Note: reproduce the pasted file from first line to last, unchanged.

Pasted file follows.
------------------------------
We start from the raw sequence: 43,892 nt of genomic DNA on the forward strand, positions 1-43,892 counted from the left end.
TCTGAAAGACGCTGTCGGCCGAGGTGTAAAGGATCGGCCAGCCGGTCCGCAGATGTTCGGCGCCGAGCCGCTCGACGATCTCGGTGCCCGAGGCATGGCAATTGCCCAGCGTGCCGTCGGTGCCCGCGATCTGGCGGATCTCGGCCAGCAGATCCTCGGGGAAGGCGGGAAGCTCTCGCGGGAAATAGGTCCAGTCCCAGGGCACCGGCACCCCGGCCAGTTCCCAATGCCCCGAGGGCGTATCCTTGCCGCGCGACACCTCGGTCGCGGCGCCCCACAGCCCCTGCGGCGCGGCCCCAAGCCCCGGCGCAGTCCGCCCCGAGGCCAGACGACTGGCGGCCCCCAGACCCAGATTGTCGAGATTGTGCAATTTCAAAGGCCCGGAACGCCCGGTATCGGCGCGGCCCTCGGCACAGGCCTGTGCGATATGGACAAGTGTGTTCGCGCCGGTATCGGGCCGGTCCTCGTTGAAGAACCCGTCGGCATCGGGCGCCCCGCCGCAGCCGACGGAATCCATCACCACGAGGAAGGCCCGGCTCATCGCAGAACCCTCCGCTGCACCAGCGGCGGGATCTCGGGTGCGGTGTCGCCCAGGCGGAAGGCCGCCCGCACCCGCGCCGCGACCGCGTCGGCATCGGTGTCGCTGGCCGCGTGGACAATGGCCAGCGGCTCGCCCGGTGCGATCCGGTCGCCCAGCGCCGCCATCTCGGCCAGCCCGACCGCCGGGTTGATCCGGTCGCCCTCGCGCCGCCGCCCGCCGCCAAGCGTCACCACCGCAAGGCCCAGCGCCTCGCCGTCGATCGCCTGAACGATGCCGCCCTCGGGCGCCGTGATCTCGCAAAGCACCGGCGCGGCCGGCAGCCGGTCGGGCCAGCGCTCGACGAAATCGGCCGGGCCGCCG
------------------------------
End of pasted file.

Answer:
We start from the raw sequence: 43,892 nt of genomic DNA on the forward strand, positions 1-43,892 counted from the left end.
TCTGAAAGACGCTGTCGGCCGAGGTGTAAAGGATCGGCCAGCCGGTCCGCAGATGTTCGGCGCCGAGCCGCTCGACGATCTCGGTGCCCGAGGCATGGCAATTGCCCAGCGTGCCGTCGGTGCCCGCGATCTGGCGGATCTCGGCCAGCAGATCCTCGGGGAAGGCGGGAAGCTCTCGCGGGAAATAGGTCCAGTCCCAGGGCACCGGCACCCCGGCCAGTTCCCAATGCCCCGAGGGCGTATCCTTGCCGCGCGACACCTCGGTCGCGGCGCCCCACAGCCCCTGCGGCGCGGCCCCAAGCCCCGGCGCAGTCCGCCCCGAGGCCAGACGACTGGCGGCCCCCAGACCCAGATTGTCGAGATTGTGCAATTTCAAAGGCCCGGAACGCCCGGTATCGGCGCGGCCCTCGGCACAGGCCTGTGCGATATGGACAAGTGTGTTCGCGCCGGTATCGGGCCGGTCCTCGTTGAAGAACCCGTCGGCATCGGGCGCCCCGCCGCAGCCGACGGAATCCATCACCACGAGGAAGGCCCGGCTCATCGCAGAACCCTCCGCTGCACCAGCGGCGGGATCTCGGGTGCGGTGTCGCCCAGGCGGAAGGCCGCCCGCACCCGCGCCGCGACCGCGTCGGCATCGGTGTCGCTGGCCGCGTGGACAATGGCCAGCGGCTCGCCCGGTGCGATCCGGTCGCCCAGCGCCGCCATCTCGGCCAGCCCGACCGCCGGGTTGATCCGGTCGCCCTCGCGCCGCCGCCCGCCGCCAAGCGTCACCACCGCAAGGCCCAGCGCCTCGCCGTCGATCGCCTGAACGATGCCGCCCTCGGGCGCCGTGATCTCGCAAAGCACCGGCGCGGCCGGCAGCCGGTCGGGCCAGCGCTCGACGAAATCGGCCGGGCCGCCG